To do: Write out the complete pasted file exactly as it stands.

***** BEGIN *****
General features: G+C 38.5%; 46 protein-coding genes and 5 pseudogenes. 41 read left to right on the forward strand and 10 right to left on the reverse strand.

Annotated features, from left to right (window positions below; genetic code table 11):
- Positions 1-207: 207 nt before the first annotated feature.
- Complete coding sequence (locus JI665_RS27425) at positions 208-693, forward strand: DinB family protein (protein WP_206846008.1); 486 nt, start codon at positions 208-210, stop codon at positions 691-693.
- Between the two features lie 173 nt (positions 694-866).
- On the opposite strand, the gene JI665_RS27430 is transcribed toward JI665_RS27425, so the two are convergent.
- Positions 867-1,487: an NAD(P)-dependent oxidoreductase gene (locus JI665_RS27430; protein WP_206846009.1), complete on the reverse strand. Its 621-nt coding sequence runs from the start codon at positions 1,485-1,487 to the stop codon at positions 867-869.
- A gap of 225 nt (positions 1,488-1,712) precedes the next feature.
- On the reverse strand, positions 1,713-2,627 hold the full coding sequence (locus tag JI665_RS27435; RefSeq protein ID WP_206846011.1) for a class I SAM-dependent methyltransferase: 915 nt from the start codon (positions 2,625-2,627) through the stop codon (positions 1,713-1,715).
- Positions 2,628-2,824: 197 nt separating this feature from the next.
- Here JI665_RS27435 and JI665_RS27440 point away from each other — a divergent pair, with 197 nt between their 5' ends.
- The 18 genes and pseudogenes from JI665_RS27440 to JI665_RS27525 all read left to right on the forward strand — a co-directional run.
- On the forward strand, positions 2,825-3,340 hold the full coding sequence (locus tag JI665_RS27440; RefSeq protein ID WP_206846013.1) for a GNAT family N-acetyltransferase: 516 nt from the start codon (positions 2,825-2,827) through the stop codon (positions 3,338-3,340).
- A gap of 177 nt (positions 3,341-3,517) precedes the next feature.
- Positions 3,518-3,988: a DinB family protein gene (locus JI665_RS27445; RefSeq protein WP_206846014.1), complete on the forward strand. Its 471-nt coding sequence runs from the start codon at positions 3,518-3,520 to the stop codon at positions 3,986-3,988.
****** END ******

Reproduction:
General features: G+C 38.5%; 46 protein-coding genes and 5 pseudogenes. 41 read left to right on the forward strand and 10 right to left on the reverse strand.

Annotated features, from left to right (window positions below; genetic code table 11):
- Positions 1-207: 207 nt before the first annotated feature.
- Complete coding sequence (locus JI665_RS27425) at positions 208-693, forward strand: DinB family protein (protein WP_206846008.1); 486 nt, start codon at positions 208-210, stop codon at positions 691-693.
- Between the two features lie 173 nt (positions 694-866).
- On the opposite strand, the gene JI665_RS27430 is transcribed toward JI665_RS27425, so the two are convergent.
- Positions 867-1,487: an NAD(P)-dependent oxidoreductase gene (locus JI665_RS27430; protein WP_206846009.1), complete on the reverse strand. Its 621-nt coding sequence runs from the start codon at positions 1,485-1,487 to the stop codon at positions 867-869.
- A gap of 225 nt (positions 1,488-1,712) precedes the next feature.
- On the reverse strand, positions 1,713-2,627 hold the full coding sequence (locus tag JI665_RS27435; RefSeq protein ID WP_206846011.1) for a class I SAM-dependent methyltransferase: 915 nt from the start codon (positions 2,625-2,627) through the stop codon (positions 1,713-1,715).
- Positions 2,628-2,824: 197 nt separating this feature from the next.
- Here JI665_RS27435 and JI665_RS27440 point away from each other — a divergent pair, with 197 nt between their 5' ends.
- The 18 genes and pseudogenes from JI665_RS27440 to JI665_RS27525 all read left to right on the forward strand — a co-directional run.
- On the forward strand, positions 2,825-3,340 hold the full coding sequence (locus tag JI665_RS27440; RefSeq protein ID WP_206846013.1) for a GNAT family N-acetyltransferase: 516 nt from the start codon (positions 2,825-2,827) through the stop codon (positions 3,338-3,340).
- A gap of 177 nt (positions 3,341-3,517) precedes the next feature.
- Positions 3,518-3,988: a DinB family protein gene (locus JI665_RS27445; RefSeq protein WP_206846014.1), complete on the forward strand. Its 471-nt coding sequence runs from the start codon at positions 3,518-3,520 to the stop codon at positions 3,986-3,988.